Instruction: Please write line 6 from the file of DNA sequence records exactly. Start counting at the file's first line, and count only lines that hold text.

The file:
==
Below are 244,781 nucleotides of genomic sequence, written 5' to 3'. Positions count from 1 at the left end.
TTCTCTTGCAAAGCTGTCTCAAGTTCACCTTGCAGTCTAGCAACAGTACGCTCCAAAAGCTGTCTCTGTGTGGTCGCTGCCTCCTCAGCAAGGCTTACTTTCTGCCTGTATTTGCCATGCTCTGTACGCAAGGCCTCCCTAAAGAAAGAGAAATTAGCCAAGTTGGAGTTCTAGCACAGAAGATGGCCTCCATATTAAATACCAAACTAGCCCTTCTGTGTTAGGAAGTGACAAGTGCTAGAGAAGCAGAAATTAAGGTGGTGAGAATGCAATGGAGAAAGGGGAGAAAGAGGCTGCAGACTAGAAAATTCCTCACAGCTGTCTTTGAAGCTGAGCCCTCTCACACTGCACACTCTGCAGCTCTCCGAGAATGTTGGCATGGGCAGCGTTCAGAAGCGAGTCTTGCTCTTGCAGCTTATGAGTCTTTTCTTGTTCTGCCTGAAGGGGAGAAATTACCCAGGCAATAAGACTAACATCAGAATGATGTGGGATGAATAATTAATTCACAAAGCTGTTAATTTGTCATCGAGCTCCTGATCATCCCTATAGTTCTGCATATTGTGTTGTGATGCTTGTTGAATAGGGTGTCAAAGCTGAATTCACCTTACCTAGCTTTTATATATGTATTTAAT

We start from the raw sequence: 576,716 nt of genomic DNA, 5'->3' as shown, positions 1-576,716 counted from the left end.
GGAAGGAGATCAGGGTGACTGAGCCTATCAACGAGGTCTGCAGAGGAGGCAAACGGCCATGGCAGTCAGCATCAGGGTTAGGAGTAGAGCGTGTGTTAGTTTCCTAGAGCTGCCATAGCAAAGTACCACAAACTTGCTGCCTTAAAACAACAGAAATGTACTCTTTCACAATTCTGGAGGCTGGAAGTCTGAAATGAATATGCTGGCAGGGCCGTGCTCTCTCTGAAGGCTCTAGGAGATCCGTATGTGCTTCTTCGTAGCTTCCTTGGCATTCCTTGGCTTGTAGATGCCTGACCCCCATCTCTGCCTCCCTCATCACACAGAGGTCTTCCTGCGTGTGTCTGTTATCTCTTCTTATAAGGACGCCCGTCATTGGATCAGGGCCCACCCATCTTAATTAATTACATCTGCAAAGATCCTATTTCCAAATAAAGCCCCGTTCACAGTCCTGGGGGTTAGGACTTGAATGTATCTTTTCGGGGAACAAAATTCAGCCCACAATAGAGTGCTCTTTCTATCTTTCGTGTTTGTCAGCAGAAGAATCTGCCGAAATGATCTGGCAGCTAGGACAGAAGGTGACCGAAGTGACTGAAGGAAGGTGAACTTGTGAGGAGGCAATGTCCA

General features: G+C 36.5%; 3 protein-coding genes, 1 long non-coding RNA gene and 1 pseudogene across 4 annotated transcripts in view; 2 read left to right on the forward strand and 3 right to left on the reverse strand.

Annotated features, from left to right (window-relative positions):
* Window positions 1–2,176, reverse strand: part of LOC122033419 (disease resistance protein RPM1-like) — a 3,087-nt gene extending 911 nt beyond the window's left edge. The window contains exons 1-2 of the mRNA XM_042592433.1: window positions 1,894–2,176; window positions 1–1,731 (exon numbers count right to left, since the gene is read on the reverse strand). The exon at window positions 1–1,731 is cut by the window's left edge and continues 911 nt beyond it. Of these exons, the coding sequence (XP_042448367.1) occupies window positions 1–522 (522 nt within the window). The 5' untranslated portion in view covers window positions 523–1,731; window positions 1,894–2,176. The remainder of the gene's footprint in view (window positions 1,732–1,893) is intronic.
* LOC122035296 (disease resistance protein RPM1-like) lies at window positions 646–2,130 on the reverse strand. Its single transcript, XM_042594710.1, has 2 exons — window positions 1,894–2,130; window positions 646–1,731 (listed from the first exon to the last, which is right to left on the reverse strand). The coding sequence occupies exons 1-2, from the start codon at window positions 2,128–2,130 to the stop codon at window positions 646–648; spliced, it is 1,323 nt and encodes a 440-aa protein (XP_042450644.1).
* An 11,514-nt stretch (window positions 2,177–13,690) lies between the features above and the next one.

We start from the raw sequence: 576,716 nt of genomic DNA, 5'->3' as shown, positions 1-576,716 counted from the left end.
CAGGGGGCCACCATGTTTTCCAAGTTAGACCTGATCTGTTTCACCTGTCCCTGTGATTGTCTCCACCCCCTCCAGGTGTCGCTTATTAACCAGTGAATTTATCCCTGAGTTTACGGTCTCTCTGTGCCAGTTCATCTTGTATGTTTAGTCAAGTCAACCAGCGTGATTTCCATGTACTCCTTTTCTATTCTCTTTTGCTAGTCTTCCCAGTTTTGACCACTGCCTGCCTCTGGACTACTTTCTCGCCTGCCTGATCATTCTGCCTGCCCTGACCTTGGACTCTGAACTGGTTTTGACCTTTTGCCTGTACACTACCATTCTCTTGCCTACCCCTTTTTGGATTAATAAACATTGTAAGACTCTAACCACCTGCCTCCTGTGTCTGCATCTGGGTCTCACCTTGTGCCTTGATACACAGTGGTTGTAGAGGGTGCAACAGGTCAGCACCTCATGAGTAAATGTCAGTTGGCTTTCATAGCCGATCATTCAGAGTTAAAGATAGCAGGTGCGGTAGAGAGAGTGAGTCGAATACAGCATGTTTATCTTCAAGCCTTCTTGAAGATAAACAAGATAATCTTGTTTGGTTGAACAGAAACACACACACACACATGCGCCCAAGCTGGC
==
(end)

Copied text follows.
Annotated features, from left to right (window-relative positions):